Cooper, Hilary. The Teaching of History. London: David Fulton, 1992.
This six chapter book is centered on providing primary school teachers in Britain with suggestions on how to teach history. These suggestions are grounded in a theoretical discussion of the nature of historical thinking in chapters one and two, the structure of the National Curriculum for History and ideas for how to integrate history education in a balanced manner in chapter three, case studies illustrating how to plan units in chapter four, a description of workshops in which teachers and students developed their own conceptualizations of historical understanding in chapter five, and analysis of observations of a classroom teacher in chapter six.
Chapter one begins with a criticism of the limited focus on developing students’ problem solving and critical thinking skills in history teaching. Cooper argues that to learn history young children need to understand historians’ process of inquiry for studying historical events. Children cannot properly learn history without first learning that historians’ accounts of the past differ and why these differences occur. These arguments are complemented by a discussion in chapter two on theories of cognitive development in relation to how children make historical inferences; how children develop empathy, historical empathy and historical imagination; and how children develop their understanding of historical concepts and use these concepts.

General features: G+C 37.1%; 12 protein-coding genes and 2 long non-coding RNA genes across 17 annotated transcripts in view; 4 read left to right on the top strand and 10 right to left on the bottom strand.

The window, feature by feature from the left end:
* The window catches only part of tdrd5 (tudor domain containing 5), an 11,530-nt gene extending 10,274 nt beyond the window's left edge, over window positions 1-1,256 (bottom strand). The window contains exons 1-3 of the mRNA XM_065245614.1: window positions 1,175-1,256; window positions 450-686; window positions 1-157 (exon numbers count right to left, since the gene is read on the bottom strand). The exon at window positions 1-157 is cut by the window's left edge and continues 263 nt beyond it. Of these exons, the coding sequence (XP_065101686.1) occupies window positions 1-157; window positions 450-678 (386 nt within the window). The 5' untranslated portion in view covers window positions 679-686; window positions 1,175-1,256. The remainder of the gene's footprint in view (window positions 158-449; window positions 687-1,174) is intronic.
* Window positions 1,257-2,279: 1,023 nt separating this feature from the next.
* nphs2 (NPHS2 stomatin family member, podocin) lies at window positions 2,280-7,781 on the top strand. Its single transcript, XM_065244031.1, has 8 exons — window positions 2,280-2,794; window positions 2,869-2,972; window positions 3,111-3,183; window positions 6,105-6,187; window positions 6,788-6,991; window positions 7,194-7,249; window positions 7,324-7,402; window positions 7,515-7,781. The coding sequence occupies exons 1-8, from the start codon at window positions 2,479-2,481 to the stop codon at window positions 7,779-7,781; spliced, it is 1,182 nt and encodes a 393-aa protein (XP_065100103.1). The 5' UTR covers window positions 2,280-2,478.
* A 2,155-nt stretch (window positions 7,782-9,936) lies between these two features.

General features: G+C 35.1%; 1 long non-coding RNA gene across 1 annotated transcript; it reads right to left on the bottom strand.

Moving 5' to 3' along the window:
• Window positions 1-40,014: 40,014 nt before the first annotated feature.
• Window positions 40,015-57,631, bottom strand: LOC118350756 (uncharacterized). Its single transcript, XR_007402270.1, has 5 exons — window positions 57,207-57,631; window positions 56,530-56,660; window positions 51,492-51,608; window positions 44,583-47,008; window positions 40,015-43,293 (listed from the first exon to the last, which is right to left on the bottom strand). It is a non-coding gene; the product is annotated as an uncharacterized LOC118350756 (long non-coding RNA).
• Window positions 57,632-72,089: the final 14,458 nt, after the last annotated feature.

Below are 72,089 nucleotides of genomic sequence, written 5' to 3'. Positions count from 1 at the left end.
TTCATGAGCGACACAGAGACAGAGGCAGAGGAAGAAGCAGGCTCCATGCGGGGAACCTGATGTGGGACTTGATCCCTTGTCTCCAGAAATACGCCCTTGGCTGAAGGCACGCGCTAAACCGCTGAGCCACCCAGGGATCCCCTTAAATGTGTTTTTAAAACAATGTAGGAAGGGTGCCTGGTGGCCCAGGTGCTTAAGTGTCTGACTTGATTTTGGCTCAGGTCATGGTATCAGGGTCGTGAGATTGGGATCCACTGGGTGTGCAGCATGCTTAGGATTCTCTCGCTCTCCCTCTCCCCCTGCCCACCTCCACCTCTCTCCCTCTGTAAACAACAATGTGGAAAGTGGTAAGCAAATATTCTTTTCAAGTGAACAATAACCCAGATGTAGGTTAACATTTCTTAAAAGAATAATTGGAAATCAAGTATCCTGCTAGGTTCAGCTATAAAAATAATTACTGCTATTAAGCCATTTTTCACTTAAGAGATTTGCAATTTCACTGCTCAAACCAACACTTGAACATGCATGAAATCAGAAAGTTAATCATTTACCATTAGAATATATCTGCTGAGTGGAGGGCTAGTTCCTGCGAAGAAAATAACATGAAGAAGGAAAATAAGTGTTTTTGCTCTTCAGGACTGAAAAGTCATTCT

In chapter three Cooper begins with a detailed description of the National Curriculum for History. Here she argues that history should form the basis of an integrated curriculum at least for one term each year and thus maintains that, like other subjects, history can be understood as an umbrella discipline. She therefore provides detailed suggestions for how other disciplines such as math, language, science, art, technology, geography and religious education can be related to historical content. Cooper also provides suggestions for how to fulfill the key stages that teachers are asked to attend to within the National Curriculum.
The focus of chapter four is four case studies that describe how teachers included history as part of integrated curriculum with students ranging from five to eleven years of age. Similarly, in chapter five Cooper describes three workshops which aimed to develop teachers’ confidence in teaching history in primary schools. The objective of this discussion is to provide teachers with ideas on how to improve their own confidence in the classroom. In line with the preceding two chapters Cooper ends her book with a description of a teacher’s attempt to work with the National Curriculum guidelines in her classroom and concludes that the success of the National Curriculum depends on teachers’ enthusiasm and confidence in teaching history.